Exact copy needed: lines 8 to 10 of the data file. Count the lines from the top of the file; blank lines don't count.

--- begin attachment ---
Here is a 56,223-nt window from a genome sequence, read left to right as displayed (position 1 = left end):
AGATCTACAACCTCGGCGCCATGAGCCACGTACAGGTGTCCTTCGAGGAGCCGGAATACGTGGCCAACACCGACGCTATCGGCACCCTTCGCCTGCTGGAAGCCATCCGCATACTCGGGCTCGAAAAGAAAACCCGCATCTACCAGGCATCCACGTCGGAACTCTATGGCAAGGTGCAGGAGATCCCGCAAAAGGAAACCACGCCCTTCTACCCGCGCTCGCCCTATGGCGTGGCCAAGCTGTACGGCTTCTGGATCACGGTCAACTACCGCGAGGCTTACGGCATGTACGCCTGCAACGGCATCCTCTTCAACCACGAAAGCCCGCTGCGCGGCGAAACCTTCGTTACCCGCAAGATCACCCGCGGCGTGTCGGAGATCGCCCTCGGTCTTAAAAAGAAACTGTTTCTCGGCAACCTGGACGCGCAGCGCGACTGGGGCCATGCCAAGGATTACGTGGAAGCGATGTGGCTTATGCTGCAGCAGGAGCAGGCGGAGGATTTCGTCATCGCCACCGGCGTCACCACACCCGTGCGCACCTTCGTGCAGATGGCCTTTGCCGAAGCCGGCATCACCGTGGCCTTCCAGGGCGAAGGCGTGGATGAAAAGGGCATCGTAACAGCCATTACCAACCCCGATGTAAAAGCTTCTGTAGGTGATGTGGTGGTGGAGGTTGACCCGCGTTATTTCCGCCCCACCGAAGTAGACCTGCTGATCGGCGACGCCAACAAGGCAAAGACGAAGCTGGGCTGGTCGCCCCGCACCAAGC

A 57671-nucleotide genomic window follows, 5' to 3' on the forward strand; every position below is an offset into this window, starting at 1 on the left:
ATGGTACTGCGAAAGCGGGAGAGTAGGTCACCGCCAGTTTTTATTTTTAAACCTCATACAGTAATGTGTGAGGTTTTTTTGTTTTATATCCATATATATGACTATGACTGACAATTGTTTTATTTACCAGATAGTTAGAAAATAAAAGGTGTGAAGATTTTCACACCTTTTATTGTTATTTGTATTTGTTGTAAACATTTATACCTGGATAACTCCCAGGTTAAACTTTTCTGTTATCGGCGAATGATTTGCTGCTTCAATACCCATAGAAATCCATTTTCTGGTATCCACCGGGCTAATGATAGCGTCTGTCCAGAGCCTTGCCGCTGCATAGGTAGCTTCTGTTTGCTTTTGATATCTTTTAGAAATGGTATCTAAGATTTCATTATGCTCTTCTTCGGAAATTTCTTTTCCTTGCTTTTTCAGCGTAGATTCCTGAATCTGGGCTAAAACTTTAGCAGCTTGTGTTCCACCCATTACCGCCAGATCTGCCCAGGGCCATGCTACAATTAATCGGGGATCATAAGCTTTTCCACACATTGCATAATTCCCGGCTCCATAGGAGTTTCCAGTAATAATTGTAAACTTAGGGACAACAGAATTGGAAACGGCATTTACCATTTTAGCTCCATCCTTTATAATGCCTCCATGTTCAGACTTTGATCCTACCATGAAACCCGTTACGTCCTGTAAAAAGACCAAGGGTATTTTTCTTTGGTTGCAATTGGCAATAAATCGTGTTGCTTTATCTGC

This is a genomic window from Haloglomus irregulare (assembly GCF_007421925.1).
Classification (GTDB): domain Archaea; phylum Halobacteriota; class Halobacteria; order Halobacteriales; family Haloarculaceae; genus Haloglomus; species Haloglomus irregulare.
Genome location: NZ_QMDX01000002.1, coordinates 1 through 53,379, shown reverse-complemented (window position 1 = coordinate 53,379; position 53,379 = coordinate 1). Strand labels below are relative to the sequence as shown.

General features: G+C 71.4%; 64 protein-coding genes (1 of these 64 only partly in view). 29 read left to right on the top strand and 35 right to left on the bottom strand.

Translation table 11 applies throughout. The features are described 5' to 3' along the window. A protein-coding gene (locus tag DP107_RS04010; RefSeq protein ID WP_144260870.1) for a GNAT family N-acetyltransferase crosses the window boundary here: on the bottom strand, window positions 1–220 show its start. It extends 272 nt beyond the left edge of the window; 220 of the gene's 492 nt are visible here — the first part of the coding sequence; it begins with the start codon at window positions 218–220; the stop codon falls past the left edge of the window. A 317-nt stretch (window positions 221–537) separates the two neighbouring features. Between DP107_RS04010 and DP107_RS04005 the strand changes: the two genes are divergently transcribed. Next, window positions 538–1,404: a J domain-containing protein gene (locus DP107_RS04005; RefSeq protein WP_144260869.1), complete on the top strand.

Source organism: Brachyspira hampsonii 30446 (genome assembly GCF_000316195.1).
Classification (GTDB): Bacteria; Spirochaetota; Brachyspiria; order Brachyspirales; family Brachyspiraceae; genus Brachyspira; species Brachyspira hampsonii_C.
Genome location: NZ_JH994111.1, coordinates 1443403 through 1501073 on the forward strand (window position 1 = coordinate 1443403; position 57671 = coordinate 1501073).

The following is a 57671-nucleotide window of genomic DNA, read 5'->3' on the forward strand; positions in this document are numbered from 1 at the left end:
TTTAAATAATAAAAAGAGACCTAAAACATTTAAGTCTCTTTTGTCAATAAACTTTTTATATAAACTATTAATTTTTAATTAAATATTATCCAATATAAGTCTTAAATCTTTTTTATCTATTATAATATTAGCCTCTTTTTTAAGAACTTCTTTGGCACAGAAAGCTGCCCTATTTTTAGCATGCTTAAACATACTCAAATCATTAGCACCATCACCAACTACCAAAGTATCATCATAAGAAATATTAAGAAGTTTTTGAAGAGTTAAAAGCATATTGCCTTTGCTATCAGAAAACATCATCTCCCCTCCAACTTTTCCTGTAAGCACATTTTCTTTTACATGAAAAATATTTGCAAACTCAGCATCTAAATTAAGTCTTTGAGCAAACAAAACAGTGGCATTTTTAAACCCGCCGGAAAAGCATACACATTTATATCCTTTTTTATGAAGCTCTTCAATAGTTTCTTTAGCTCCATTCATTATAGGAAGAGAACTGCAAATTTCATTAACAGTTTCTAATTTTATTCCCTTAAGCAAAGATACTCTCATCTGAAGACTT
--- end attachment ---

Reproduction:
General features: G+C 71.4%; 64 protein-coding genes (1 of these 64 only partly in view). 29 read left to right on the top strand and 35 right to left on the bottom strand.

Translation table 11 applies throughout. The features are described 5' to 3' along the window. A protein-coding gene (locus tag DP107_RS04010; RefSeq protein ID WP_144260870.1) for a GNAT family N-acetyltransferase crosses the window boundary here: on the bottom strand, window positions 1–220 show its start. It extends 272 nt beyond the left edge of the window; 220 of the gene's 492 nt are visible here — the first part of the coding sequence; it begins with the start codon at window positions 218–220; the stop codon falls past the left edge of the window. A 317-nt stretch (window positions 221–537) separates the two neighbouring features. Between DP107_RS04010 and DP107_RS04005 the strand changes: the two genes are divergently transcribed. Next, window positions 538–1,404: a J domain-containing protein gene (locus DP107_RS04005; RefSeq protein WP_144260869.1), complete on the top strand.

Source organism: Brachyspira hampsonii 30446 (genome assembly GCF_000316195.1).